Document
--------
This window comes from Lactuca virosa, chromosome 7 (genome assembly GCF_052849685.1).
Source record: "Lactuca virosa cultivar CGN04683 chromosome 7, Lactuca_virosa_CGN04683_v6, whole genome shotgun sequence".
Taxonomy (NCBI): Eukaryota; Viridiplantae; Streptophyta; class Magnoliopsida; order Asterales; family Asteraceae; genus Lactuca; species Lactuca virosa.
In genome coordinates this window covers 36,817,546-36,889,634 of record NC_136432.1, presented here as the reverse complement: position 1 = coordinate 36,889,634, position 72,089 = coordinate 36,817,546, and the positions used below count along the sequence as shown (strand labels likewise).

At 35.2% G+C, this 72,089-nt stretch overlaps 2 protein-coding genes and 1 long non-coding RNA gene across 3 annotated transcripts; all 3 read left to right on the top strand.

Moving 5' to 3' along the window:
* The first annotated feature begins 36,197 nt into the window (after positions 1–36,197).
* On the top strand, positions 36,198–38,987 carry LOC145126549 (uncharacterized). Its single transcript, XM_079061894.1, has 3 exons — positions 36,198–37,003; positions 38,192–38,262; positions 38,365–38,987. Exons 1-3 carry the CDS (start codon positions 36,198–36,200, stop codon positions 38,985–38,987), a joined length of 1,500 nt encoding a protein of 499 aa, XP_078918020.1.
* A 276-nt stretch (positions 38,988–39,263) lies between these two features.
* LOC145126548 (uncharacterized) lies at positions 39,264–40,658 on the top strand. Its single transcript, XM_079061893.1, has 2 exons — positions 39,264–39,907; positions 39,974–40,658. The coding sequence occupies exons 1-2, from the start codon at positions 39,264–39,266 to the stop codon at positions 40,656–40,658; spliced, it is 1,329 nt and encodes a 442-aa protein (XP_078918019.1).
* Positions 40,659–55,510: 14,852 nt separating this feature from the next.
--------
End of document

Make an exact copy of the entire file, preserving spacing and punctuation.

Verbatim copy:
This window comes from Lactuca virosa, chromosome 7 (genome assembly GCF_052849685.1).
Source record: "Lactuca virosa cultivar CGN04683 chromosome 7, Lactuca_virosa_CGN04683_v6, whole genome shotgun sequence".
Taxonomy (NCBI): Eukaryota; Viridiplantae; Streptophyta; class Magnoliopsida; order Asterales; family Asteraceae; genus Lactuca; species Lactuca virosa.
In genome coordinates this window covers 36,817,546-36,889,634 of record NC_136432.1, presented here as the reverse complement: position 1 = coordinate 36,889,634, position 72,089 = coordinate 36,817,546, and the positions used below count along the sequence as shown (strand labels likewise).

At 35.2% G+C, this 72,089-nt stretch overlaps 2 protein-coding genes and 1 long non-coding RNA gene across 3 annotated transcripts; all 3 read left to right on the top strand.

Moving 5' to 3' along the window:
* The first annotated feature begins 36,197 nt into the window (after positions 1–36,197).
* On the top strand, positions 36,198–38,987 carry LOC145126549 (uncharacterized). Its single transcript, XM_079061894.1, has 3 exons — positions 36,198–37,003; positions 38,192–38,262; positions 38,365–38,987. Exons 1-3 carry the CDS (start codon positions 36,198–36,200, stop codon positions 38,985–38,987), a joined length of 1,500 nt encoding a protein of 499 aa, XP_078918020.1.
* A 276-nt stretch (positions 38,988–39,263) lies between these two features.
* LOC145126548 (uncharacterized) lies at positions 39,264–40,658 on the top strand. Its single transcript, XM_079061893.1, has 2 exons — positions 39,264–39,907; positions 39,974–40,658. The coding sequence occupies exons 1-2, from the start codon at positions 39,264–39,266 to the stop codon at positions 40,656–40,658; spliced, it is 1,329 nt and encodes a 442-aa protein (XP_078918019.1).
* Positions 40,659–55,510: 14,852 nt separating this feature from the next.